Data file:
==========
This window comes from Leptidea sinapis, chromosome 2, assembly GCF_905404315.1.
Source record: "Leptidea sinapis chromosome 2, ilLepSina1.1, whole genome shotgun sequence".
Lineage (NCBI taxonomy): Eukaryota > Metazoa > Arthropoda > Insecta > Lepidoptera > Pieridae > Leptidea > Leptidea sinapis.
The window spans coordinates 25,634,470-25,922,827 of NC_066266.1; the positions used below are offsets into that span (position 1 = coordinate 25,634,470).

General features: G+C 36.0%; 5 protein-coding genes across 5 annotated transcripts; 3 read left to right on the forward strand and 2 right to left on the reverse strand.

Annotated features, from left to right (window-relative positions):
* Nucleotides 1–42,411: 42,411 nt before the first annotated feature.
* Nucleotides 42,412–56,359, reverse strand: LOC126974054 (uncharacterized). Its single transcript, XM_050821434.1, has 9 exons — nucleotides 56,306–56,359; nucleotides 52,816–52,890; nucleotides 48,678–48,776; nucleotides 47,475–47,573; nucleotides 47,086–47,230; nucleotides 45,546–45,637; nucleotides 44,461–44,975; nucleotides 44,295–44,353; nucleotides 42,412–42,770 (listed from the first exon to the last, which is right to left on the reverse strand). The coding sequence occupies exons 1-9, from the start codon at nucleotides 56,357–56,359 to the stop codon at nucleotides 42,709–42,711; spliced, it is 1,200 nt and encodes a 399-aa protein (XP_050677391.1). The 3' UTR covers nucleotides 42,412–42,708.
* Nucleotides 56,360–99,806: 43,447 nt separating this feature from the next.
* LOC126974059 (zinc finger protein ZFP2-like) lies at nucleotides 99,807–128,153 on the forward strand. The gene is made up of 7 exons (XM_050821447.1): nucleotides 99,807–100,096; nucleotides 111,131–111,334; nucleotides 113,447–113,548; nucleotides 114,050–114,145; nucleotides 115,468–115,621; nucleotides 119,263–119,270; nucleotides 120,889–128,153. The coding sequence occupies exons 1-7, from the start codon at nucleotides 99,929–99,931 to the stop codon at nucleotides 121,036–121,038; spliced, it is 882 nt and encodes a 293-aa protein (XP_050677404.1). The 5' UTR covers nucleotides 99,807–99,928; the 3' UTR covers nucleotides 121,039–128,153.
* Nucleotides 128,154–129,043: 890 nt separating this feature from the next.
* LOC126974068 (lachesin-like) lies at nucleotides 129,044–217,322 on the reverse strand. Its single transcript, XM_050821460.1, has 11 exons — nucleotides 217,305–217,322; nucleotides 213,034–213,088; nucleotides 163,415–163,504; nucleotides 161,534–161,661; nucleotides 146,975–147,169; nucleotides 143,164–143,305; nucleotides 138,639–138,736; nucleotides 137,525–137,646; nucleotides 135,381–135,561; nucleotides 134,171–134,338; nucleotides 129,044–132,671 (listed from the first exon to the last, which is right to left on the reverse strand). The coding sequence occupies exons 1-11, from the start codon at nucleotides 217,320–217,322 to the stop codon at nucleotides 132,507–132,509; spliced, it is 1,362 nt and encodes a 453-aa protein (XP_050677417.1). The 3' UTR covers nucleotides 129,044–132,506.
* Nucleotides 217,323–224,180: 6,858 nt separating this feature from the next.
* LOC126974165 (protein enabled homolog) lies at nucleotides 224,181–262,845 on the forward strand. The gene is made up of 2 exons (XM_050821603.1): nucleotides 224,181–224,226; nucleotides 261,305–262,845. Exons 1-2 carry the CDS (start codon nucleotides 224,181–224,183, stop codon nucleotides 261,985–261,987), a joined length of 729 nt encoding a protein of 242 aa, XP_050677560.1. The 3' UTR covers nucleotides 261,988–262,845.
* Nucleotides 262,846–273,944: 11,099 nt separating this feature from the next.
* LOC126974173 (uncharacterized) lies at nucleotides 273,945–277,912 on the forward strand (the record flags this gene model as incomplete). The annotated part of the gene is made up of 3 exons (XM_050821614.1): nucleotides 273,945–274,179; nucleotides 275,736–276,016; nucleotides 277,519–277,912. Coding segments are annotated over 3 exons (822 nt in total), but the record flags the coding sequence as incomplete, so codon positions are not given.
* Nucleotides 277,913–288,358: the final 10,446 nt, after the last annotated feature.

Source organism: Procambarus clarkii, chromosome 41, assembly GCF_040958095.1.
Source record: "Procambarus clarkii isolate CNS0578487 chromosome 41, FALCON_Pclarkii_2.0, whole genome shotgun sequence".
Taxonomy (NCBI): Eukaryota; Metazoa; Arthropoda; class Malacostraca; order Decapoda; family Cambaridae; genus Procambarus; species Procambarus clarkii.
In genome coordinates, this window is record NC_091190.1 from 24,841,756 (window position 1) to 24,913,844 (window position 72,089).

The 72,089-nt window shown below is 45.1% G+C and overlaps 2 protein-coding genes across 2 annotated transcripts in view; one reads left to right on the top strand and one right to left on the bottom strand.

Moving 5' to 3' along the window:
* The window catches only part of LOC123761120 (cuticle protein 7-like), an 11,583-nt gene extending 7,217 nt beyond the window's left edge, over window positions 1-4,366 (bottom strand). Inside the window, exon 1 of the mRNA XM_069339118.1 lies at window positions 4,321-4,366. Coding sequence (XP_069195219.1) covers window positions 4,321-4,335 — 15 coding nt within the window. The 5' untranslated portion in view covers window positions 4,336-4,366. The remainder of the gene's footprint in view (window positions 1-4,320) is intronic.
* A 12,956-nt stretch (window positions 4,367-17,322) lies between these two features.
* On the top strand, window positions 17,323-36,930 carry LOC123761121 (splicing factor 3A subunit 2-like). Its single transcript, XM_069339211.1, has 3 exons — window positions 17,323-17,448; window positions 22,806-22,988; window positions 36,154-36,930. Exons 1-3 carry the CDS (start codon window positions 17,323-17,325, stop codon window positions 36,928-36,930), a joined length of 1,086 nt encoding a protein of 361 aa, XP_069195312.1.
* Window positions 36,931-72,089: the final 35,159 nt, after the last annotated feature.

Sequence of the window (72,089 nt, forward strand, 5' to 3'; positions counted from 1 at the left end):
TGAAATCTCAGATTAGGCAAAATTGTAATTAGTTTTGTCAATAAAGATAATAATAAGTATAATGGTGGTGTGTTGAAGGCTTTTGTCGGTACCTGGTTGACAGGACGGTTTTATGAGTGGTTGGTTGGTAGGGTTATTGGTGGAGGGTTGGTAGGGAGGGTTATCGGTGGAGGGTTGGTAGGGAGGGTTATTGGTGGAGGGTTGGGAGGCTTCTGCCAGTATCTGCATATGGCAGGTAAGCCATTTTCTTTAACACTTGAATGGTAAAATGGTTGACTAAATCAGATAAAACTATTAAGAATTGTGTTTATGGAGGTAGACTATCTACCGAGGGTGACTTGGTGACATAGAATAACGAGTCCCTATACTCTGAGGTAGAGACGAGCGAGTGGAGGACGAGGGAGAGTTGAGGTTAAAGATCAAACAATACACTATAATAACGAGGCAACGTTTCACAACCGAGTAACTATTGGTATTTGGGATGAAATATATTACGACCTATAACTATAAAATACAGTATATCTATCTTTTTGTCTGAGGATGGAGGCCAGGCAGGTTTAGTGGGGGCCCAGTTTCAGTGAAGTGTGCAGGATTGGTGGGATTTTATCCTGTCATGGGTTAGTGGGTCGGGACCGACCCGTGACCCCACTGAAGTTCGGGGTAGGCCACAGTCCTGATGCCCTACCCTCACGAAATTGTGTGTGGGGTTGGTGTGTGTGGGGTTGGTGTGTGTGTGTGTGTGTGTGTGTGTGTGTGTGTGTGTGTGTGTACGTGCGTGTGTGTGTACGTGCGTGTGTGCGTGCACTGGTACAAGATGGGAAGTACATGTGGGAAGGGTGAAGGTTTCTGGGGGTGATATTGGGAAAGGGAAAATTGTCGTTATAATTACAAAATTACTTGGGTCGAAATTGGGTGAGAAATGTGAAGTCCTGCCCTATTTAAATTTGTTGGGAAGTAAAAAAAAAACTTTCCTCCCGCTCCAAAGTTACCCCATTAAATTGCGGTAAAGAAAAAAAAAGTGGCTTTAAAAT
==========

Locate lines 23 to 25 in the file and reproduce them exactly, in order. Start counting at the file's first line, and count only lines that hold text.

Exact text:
Moving 5' to 3' along the window:
* The window catches only part of LOC123761120 (cuticle protein 7-like), an 11,583-nt gene extending 7,217 nt beyond the window's left edge, over window positions 1-4,366 (bottom strand). Inside the window, exon 1 of the mRNA XM_069339118.1 lies at window positions 4,321-4,366. Coding sequence (XP_069195219.1) covers window positions 4,321-4,335 — 15 coding nt within the window. The 5' untranslated portion in view covers window positions 4,336-4,366. The remainder of the gene's footprint in view (window positions 1-4,320) is intronic.
* A 12,956-nt stretch (window positions 4,367-17,322) lies between these two features.